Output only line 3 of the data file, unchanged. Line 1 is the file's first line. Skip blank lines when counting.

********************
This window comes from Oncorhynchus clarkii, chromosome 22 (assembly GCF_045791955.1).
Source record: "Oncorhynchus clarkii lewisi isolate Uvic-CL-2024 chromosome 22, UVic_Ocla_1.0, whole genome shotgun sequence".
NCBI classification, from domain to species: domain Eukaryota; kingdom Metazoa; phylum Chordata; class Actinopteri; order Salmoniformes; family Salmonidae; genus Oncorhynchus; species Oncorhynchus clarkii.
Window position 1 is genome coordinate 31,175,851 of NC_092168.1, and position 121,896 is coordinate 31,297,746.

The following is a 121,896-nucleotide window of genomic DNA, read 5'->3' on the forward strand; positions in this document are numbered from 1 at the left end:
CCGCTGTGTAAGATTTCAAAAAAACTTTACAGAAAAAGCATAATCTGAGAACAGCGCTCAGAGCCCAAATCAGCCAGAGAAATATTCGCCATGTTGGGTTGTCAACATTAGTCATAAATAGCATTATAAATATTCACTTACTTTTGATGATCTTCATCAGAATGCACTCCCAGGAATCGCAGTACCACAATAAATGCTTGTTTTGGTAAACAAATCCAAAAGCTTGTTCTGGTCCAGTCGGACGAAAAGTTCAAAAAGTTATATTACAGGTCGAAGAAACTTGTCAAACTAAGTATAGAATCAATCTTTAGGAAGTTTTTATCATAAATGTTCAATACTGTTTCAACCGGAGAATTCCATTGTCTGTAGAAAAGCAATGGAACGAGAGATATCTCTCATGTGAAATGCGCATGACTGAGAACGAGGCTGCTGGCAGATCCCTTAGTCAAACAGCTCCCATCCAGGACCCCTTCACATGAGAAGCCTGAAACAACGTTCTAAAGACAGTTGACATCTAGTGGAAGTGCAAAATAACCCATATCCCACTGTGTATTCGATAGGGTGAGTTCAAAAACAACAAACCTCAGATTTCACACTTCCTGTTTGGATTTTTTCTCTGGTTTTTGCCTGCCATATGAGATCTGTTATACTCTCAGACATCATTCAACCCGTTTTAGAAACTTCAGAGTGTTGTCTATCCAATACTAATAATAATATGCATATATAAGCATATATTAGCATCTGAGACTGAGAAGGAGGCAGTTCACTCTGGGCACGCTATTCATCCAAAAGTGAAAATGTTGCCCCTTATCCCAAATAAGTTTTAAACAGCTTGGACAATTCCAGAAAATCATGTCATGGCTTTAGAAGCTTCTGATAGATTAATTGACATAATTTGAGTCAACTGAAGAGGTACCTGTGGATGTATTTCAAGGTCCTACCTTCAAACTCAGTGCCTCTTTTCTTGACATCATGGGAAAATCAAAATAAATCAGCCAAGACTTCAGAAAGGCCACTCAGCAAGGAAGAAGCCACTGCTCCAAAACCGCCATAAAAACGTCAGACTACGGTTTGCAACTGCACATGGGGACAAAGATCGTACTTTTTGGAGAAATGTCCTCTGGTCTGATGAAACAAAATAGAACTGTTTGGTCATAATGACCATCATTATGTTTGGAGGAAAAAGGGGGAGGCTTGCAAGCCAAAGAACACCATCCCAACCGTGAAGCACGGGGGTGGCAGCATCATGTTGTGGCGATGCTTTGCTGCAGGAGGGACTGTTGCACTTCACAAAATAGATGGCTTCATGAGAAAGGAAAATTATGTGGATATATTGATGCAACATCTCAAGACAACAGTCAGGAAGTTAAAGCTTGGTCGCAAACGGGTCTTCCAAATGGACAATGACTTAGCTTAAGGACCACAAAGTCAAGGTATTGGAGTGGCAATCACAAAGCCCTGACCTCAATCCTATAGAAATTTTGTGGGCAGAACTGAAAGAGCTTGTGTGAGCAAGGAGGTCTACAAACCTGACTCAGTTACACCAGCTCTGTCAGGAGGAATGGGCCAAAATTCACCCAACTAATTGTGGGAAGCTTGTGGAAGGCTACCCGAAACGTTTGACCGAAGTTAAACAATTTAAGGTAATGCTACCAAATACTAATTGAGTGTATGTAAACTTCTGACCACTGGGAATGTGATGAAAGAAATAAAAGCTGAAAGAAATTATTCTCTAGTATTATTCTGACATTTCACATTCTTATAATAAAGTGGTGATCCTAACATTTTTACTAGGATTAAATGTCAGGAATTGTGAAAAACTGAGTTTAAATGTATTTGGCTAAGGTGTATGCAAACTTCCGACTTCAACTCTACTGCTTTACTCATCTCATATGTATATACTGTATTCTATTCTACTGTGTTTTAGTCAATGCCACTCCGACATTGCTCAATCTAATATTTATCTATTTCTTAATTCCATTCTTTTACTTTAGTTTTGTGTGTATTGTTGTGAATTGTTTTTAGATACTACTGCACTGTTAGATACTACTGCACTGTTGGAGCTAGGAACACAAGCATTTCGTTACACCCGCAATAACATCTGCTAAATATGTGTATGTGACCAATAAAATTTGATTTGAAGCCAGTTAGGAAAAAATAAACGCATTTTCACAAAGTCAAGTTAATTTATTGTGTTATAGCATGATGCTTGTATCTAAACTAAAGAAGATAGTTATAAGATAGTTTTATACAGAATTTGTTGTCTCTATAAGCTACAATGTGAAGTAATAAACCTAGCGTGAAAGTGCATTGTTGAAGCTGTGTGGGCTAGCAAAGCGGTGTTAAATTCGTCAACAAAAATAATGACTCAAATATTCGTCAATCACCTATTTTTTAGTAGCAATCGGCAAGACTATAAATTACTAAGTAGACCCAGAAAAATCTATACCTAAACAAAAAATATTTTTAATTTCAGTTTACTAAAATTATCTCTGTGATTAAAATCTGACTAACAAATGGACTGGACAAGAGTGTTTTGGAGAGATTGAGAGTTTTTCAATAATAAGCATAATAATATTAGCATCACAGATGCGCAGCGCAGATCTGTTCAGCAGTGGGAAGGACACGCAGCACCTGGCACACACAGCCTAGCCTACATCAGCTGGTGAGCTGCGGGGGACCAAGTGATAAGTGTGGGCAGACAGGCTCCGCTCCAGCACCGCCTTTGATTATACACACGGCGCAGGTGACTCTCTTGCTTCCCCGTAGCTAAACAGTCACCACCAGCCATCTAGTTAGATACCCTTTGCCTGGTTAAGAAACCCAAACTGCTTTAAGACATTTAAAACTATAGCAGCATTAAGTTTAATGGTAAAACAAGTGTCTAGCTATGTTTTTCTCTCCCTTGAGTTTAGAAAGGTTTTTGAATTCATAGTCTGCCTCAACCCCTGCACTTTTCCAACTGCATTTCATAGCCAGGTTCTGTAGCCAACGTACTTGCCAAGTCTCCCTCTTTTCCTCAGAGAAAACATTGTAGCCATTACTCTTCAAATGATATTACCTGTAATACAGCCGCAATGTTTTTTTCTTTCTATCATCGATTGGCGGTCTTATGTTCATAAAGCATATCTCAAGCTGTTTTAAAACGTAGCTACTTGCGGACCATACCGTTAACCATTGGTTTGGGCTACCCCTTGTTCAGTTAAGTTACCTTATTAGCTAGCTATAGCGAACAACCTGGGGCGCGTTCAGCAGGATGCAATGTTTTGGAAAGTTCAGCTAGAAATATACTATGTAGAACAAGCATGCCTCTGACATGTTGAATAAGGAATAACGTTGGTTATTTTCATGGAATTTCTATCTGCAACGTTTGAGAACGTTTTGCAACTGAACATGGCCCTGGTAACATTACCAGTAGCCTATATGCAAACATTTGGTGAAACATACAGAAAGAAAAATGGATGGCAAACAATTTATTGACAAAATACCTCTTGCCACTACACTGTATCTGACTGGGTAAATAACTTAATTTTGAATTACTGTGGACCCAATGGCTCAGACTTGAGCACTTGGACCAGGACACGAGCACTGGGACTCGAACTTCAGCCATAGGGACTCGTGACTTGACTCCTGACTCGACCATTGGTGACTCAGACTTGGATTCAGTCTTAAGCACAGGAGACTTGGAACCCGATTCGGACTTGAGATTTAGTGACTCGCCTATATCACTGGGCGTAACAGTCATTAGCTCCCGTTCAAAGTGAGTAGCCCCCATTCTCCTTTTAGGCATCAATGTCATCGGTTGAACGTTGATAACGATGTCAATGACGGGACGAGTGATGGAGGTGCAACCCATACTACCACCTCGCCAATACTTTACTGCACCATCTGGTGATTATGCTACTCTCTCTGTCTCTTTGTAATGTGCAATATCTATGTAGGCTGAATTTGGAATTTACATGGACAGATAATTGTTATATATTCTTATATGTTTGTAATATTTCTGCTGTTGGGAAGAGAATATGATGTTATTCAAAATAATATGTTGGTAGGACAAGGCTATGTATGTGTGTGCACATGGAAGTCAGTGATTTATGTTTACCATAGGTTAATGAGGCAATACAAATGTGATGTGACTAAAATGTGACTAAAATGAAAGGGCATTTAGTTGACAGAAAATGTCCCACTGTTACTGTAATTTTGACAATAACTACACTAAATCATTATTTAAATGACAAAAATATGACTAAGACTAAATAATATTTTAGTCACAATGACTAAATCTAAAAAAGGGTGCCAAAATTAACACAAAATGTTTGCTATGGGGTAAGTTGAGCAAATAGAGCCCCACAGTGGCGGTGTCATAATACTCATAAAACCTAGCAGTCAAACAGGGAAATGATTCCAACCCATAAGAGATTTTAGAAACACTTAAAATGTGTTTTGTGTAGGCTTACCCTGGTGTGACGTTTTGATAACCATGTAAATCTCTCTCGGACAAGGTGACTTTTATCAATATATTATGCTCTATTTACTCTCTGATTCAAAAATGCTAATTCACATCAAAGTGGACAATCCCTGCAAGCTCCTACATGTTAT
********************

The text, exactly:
NCBI classification, from domain to species: domain Eukaryota; kingdom Metazoa; phylum Chordata; class Actinopteri; order Salmoniformes; family Salmonidae; genus Oncorhynchus; species Oncorhynchus clarkii.